Link to Owner Dr. Robert B. Pamplin Jr.

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OHSU land was his land until he gave it away. Eventual connector to Marquam Hill will also bear his name.

PMG PHOTO - The Marquam BridgeIt's unlikely anyone ever told Phillip Augustus Marquam to go back to where he came from. He was, after all, reportedly the richest man in Portland and the largest land holder in Multnomah County in the 1850s. He was also from California.

He wasn't born here but he died in Southwest Portland and is buried at River View Cemetery. His name lives on 107 years after he died with a lot less money and land than he once had. Oregon's busiest bridge is named after him. So is the hill on which OHSU sits - which he owned and then donated - and the surrounding nature park. There's even a gulch named after him.

Soon his name will also be attached to whatever mode of transit is chosen to ferry MAX riders to the top of Marquam Hill. The only thing certain is that it will be called the Marquam Connector.

You would think that any man worthy of having so much named in his honor would have left behind an extensive narrative. Not so with Mr. Marquam. I've lived here 36 years and driven across the Marquam Bridge more times than I can calculate. Yet only recently did I bother to look into the story of the man they named the bridge after.

Don't worry, history doesn't show him to have said or done anything that would force a civic reconsideration of his honors. No one's going to call for renaming the Marquam Bridge.

A real forty niner, he came here from the gold rush in California in 1851. He must not have struck it rich, because before he headed north he served as a judge in Yolo County, west of Sacramento.

By the time he was 35, Marquam was a Portland lawyer and land owner. A client who owed him $500 in legal fees ($15,500 in 2019 dollars) couldn't pay so he handed over some land instead. That land is now the entire block just north of Nordstroms in downtown Portland.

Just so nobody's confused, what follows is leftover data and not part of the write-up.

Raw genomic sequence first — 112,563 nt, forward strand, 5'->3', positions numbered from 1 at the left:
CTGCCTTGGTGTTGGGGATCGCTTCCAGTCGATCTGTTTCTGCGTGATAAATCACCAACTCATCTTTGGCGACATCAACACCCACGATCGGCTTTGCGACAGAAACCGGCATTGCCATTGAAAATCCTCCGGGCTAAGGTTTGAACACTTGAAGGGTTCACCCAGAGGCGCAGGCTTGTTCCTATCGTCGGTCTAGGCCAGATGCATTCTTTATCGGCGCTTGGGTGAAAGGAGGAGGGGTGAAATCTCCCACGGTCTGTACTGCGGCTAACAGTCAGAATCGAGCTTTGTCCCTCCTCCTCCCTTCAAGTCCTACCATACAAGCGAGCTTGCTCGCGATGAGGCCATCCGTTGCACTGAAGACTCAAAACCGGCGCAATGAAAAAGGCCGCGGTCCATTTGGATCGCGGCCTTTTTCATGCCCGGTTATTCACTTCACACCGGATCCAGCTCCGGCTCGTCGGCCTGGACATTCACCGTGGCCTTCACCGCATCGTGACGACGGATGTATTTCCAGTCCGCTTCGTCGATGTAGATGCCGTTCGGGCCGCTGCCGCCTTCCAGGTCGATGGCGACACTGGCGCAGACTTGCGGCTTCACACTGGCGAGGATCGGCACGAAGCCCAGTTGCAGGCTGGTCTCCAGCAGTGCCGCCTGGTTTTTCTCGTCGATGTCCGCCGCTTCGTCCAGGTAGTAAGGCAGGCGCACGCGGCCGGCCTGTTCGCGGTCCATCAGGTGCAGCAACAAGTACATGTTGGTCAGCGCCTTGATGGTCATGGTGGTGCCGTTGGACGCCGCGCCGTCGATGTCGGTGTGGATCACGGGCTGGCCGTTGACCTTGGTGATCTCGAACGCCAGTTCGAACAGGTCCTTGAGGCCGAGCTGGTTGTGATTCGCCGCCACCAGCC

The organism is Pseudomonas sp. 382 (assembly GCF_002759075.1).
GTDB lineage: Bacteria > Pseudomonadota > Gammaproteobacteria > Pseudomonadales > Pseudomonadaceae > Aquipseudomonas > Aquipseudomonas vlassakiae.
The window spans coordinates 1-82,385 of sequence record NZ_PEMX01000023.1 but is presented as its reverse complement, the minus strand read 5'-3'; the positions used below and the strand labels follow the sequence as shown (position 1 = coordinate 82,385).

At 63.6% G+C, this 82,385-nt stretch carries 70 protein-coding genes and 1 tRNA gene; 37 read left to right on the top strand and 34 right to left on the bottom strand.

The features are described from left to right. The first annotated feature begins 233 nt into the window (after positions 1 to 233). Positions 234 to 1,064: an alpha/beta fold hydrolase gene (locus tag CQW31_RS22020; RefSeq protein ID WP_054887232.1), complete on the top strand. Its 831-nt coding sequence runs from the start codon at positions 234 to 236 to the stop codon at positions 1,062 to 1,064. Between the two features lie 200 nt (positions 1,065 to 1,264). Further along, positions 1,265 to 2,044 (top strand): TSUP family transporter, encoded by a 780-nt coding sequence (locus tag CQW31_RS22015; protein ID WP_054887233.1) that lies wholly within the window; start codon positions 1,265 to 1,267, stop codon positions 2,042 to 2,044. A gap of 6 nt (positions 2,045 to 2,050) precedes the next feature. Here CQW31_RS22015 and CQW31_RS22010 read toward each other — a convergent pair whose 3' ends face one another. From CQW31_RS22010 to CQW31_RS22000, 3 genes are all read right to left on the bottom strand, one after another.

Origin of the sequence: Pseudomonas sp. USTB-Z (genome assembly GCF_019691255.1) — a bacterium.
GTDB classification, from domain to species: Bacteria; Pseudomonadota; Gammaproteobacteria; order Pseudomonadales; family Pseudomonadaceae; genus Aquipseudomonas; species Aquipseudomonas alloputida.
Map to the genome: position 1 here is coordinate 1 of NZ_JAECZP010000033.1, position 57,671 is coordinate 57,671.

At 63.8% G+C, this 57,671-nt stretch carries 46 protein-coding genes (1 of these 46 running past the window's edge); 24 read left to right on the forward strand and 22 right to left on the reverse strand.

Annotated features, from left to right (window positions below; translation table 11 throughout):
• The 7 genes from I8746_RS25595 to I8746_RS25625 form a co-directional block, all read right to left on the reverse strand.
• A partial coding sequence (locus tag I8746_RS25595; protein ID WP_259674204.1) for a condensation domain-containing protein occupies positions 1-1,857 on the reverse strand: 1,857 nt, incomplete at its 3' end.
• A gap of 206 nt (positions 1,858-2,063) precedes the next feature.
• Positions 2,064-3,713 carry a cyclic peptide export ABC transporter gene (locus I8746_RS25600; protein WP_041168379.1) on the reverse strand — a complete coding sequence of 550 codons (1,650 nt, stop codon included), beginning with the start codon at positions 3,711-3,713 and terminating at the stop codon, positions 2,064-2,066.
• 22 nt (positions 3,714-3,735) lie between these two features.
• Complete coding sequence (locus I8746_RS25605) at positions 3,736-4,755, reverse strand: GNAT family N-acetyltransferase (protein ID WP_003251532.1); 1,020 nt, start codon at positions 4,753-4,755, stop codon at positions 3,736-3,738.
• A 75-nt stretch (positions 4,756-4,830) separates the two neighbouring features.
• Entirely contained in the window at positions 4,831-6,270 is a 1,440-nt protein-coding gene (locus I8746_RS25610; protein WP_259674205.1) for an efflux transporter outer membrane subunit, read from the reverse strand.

He built Portland's tallest building on that lot – called the Marquam Building, of course – as well as a family home where he and Emma (nee Kern) raised eleven children.

By the time he was 40, Marquam had apparently invested wisely because he could afford to purchase the 390 acres now known as Marquam Hill for $2500 ($77,000 in today's dollars). The seller was supposedly John Donner, brother of George Donner, leader of the extremely ill-fated Donner Party.(At least that's what one history of Phillip Marquam claims. But George Donner's brother's name was Jacob and he died with George in 1847. I couldn't find record of another Donner brother named John.)

While that part of Marquam's story may be in doubt, there is no question that he eventually donated that land to the State of Oregon. He was elected to two terms as a judge in Multnomah County and two terms as a Republican member of the Oregon House of Representatives. His generosity and his accomplishments as a railroad man and land developer are probably what got the bridge named after him in 1966.

Still riding high in the 1880s, he built the grandest musical theater on the west coast and called it, naturally, the Marquam Grand Opera House. Long-time Portlanders may remember it as the Orpheum Theater at Broadway and Morrison.

Something went wrong after that. He had angered local brick makers by importing cheaper, inferior bricks from San Francisco. Some of his buildings began to crumble. He lost the Marquam Building to foreclosure in 1908. He died at the home of one of his seven daughters in 1923. Phillip Augustus Marquam was 89. Gone and forgotten even though his name is very much alive.

Next month on the SW Connection Opinion page: So who's Markham?

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